We are all of the opinion that the award in this case cannot be based upon the fact that the defendant was a general hospital, and on that fact alone. But there is specific evidence that claimant was exposed to a tuberculosis hazard in the defendant hospital, which is entirely sufficient to support the findings to that effect in this case. One Bertha Arthur was a patient in the maternity ward of the defendant hospital from November 6, 1948 to November 27, 1948. She was attended by claimant on at least two nights; and before the delivery of her child and her discharge, tests
[ 181 Pa. Super. Page 193]
which were administered to her were positive for tubercular bacilli. So also it was established by the testimony that one Samuel Falvo, while suffering from active pulmonary tuberculosis, was a patient in defendant hospital from January 1, 1952 to February 17, 1952. It was upon this testimony of the occasional admission of a patient suffering from tuberculosis that the referee found (and the board affirmed) that claimant was exposed to a tuberculosis hazard in her employment with the Carbondale General Hospital.
It is idle for the defendant to argue that the proofs do not establish that plaintiff developed pulmonary tuberculosis while employed as a nurse in this hospital. That is positively established by the testimony. And, as counsel for appellee suggests, it is a fair inference that the claimant did not spend at least 8 months in Mt. Alto Tuberculosis Sanatorium "as a self-imposed exile". Moreover the fact that she developed tuberculosis during her employment with defendant is conceded by the defendant's answer to the claim petition, in this language: "Our hospital has been in operation since 1889 ... and of all the nurses we have had ... Mrs. Neary is the only one who developed tuberculosis ..."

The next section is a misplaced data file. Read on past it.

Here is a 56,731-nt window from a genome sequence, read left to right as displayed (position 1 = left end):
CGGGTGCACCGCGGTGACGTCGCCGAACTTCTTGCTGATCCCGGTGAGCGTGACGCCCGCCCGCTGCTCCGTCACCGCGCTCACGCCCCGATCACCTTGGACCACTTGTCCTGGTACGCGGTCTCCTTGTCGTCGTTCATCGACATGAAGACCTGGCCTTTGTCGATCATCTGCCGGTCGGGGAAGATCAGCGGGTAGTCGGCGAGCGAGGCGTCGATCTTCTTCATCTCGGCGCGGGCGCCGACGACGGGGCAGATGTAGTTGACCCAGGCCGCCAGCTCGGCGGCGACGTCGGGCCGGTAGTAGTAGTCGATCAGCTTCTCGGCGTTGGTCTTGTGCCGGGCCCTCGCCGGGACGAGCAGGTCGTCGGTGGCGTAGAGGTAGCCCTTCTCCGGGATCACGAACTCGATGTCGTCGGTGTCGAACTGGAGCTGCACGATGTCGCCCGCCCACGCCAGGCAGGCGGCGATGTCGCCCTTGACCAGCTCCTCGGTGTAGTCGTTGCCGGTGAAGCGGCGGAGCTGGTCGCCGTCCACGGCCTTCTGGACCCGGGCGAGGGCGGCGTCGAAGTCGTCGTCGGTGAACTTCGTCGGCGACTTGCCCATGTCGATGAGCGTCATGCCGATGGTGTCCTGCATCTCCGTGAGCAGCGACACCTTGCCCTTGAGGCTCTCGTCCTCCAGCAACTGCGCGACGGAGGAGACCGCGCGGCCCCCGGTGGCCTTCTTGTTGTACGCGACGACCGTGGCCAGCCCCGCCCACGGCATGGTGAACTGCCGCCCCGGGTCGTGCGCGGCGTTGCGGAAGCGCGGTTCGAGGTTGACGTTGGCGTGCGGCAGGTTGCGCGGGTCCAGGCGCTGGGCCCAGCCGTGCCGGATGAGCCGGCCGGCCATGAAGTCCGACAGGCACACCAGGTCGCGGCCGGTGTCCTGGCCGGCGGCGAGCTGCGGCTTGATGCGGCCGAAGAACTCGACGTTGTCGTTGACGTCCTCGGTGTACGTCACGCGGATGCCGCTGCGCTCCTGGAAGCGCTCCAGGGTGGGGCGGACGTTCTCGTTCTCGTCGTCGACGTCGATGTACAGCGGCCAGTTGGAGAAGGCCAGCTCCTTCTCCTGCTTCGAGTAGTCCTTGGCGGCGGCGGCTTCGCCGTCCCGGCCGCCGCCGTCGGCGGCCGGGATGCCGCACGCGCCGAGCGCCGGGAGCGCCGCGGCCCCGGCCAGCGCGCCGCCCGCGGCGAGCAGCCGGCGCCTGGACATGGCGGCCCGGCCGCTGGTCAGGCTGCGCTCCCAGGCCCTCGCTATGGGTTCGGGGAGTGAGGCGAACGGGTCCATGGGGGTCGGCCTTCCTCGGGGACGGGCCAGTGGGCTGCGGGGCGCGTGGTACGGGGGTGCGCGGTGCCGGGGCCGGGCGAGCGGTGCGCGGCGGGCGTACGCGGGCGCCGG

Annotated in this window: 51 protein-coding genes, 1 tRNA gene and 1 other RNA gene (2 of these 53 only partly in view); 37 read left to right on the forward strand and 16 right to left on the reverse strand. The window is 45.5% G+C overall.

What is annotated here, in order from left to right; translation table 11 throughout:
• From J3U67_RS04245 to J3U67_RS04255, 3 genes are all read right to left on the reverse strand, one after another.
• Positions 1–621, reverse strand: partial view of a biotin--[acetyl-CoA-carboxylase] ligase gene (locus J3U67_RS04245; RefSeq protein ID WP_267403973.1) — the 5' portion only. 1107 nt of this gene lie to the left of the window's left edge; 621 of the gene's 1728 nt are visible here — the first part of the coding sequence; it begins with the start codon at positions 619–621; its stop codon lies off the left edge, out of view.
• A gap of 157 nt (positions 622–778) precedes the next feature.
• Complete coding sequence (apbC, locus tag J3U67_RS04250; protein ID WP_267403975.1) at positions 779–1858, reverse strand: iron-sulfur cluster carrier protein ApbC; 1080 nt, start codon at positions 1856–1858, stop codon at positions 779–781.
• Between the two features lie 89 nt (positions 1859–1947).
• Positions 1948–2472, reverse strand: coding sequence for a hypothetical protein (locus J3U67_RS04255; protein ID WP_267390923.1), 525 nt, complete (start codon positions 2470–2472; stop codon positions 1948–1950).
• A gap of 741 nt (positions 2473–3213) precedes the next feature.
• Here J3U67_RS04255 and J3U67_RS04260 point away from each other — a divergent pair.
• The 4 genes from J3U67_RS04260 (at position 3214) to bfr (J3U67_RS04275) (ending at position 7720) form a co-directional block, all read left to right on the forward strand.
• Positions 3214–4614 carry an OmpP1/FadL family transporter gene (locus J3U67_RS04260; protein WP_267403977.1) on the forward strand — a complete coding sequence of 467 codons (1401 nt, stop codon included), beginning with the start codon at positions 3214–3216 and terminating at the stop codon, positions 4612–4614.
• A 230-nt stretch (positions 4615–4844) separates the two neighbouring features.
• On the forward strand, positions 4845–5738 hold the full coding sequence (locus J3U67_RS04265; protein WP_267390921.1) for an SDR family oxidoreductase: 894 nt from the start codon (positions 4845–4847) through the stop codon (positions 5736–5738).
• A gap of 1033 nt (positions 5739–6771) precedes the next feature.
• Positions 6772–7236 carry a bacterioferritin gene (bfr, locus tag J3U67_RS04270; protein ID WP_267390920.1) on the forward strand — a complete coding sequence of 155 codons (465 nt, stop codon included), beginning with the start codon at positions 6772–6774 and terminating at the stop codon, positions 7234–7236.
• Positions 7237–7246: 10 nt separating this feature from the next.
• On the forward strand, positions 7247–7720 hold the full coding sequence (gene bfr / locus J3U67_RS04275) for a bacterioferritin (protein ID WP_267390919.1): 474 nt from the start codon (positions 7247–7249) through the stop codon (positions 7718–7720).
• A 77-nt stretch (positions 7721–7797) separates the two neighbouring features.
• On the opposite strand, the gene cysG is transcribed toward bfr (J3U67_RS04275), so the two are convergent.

The board was the ultimate fact finding body. Jaloneck v. Jarecki Mfg. Co. et al., 157 Pa. Superior Ct. 609, 43 A.2d 430. And in this occupational disease case the weight of the medical testimony was for the board. Scariato v. No. 9 Coal Company, 176 Pa. Superior Ct. 1, 106 A.2d 907. The Occupational Disease Act must be liberally construed in favor of an employee (Roschak et ux. v. Vulcan Iron Works, 157 Pa. Superior Ct. 227, 42 A.2d 280) and this claimant, who has an award, is entitled to the benefit of all inferences from the evidence which are favorable to her.
[ 181 Pa. Super. Page 194]
Schubert v. Oswald & Hess Co., 161 Pa. Superior Ct. 309, 54 A.2d 113. The testimony in this case as to the hazard of tuberculosis, in hospitals such as the defendant, generally, coupled with the specific testimony of the admission of occasional patients to the hospital while they were suffering from active pulmonary tuberculosis, is entirely sufficient to support the findings, affirmed by the board, upon which the present award rests. When by the above testimony it was shown that there was an occupational disease hazard in claimant's employment, it was to be presumed under § 301 of the Act that the pulmonary tuberculosis arose out of and in the course of claimant's employment. Metz v. Quakertown Stove Works, 156 Pa. Superior Ct. 70, 74, 39 A.2d 534. The defendant's proofs did not overcome this presumption of fact.